We Are Still Here (2015)

We Are Still Here ArtworkStarring Barbara Crampton, Andrew Sensenig, Lisa Marie, Larry Fessenden

Directed by Ted Geoghegan


The surnames of lead characters Anne and Paul Sacchetti (Crampton and Sensenig, respectively) should provide a good indication of where director Ted Geoghegan draws inspiration for his debut feature, We Are Still Here.

Grieving after the loss of their son in a car accident, the Sacchettis relocate to the sleepy New England town of Aylsesbury, where they hope to come to terms with their loss and rebuild their fracturing relationship.

All seems welcoming and polite in the beginning, and Anne starts to believe that odd occurrences in the house are due to the friendly spirit of their son, Bobby – but there are darker forces at play. Namely, the Dagmar family – a trio of burned-up ghouls residing in the cellar who like nothing more than to lay their burning hands on any soul unfortunate enough to encounter them.

Beyond that, still, is another layer of darkness which will see the Sacchettis caught between walls of horror with very little chance of escape.

Owing much to the work of Italian maestro Lucio Fulci – especially the creeping terror of The House by the CemetaryWe Are Still Here is an out-and-out exercise in sheer horror. You won’t find any goofy humour, overtly winking references or in-jokes, nor even a feeling of safety for any single character throughout. Hearkening to his inspiration, Geoghegan takes mature, adult characters and drops them right into the middle of an horrific situation – sitting back to watch the mystery and dread unfold at what, in We Are Still Here, proves to be a perfectly measured pace.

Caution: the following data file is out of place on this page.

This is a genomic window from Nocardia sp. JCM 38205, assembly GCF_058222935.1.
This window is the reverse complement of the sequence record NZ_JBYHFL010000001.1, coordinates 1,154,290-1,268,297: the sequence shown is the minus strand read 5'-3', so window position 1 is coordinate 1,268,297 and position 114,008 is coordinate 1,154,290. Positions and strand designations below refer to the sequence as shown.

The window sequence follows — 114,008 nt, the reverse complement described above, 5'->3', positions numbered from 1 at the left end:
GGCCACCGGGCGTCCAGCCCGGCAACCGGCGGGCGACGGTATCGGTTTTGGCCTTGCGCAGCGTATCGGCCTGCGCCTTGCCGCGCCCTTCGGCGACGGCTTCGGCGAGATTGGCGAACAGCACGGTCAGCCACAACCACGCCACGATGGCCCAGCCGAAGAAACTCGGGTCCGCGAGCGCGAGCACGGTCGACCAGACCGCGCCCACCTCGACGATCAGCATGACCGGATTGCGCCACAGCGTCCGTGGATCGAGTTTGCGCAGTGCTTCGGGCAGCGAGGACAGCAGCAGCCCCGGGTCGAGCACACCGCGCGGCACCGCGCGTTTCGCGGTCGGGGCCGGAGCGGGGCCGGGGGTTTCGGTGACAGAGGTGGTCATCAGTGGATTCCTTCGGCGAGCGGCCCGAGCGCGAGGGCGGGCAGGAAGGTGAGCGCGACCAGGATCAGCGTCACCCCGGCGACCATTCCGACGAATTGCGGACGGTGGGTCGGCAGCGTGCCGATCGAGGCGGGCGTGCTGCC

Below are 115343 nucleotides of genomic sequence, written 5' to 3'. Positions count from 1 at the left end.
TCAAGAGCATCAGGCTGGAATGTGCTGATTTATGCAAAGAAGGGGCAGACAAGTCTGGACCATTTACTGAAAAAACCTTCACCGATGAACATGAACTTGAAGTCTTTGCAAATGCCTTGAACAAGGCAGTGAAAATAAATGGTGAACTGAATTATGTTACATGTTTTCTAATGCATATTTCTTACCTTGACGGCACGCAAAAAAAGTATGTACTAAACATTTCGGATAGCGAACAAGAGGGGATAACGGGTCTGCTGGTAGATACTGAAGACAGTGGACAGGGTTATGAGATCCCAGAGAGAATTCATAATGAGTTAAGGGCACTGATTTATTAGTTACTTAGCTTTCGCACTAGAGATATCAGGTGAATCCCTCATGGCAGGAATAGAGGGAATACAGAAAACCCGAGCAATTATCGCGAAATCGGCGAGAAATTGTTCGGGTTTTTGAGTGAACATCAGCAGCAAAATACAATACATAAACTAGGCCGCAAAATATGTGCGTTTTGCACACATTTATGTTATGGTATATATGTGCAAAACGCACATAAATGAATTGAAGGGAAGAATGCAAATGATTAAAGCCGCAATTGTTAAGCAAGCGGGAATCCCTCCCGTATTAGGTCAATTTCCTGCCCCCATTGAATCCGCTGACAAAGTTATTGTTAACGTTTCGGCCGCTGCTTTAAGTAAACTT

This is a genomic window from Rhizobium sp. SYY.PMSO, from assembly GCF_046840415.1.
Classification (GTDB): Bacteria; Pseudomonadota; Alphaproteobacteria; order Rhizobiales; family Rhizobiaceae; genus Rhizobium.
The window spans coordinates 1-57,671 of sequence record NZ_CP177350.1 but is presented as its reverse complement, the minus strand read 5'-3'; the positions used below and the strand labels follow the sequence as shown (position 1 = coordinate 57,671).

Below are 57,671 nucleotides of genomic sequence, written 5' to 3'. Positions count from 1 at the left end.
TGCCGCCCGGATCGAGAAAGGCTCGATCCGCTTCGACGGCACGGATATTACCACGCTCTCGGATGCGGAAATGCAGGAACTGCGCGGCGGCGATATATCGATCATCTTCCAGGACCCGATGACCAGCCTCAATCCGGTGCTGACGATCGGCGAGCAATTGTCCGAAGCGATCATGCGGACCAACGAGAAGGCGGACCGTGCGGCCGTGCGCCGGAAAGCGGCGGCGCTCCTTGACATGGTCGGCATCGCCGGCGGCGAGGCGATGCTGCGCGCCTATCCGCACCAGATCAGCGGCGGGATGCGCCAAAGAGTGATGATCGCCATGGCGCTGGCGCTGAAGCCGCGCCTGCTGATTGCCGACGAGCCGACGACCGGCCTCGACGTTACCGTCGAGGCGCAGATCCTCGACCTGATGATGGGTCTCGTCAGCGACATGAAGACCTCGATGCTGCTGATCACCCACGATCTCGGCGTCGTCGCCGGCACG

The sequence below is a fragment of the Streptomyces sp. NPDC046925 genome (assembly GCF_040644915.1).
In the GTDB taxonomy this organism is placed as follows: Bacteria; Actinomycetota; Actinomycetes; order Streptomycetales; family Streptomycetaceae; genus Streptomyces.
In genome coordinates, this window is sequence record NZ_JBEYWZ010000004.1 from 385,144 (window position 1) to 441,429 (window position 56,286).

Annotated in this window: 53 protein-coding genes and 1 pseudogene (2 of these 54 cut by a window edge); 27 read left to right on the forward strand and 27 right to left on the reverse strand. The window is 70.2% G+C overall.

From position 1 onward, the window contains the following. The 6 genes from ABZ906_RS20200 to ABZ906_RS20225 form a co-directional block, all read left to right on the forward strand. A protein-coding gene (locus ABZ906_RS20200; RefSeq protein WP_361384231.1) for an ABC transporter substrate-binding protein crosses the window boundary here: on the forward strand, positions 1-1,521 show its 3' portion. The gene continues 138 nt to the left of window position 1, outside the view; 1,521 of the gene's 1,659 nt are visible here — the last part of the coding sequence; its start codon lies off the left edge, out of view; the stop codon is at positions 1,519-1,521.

Crampton and Sensenig are excellent in their roles – the former entrenched in her bleary-eyed grief while the latter attempts to uphold a sense of normalcy in everyday life… yet, Sensenig delivers a performance that is alive with subdued sorrow behind his stony facade. The villains are exceptionally designed and scary as hell. White-eyed, with blackened, cracking burnt flesh and an ember-raising touch of death, the Dagmars are a force to be reckoned with – spectres fueled by absolute, uncompromising hatred.

Where the film truly takes off is a scene involving the excellent Larry Fessenden. Attempting to channel the spirit of the Sacchettis’ son during an impromptu séance, things go horribly, terrifyingly awry in a manner that is slowly made apparent through little more than increasingly vicious dialogue. It’s a startling scene that will raise the hair on your neck with its promise of very, very bad things to come.

And very bad things do indeed come as Geoghegan throws out a gore-filled finale that sees the house receiving a brand new coat of paint through some effective, splattery practical effects.

Though it does tend to get rather expository as it lays out the pieces of its puzzle towards the end, We Are Still Here proves a riveting piece of work. Compelling, frightening, gory and grim, this is a true modern slice of classic horror that ultimately succeeds through strong storytelling, no shortage of talent and a real ability to get under the skin. Thoroughly recommended.

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Gareth Jones

Copywriter and critic sporting a lifelong obsession with all things horror. A little bit sane.

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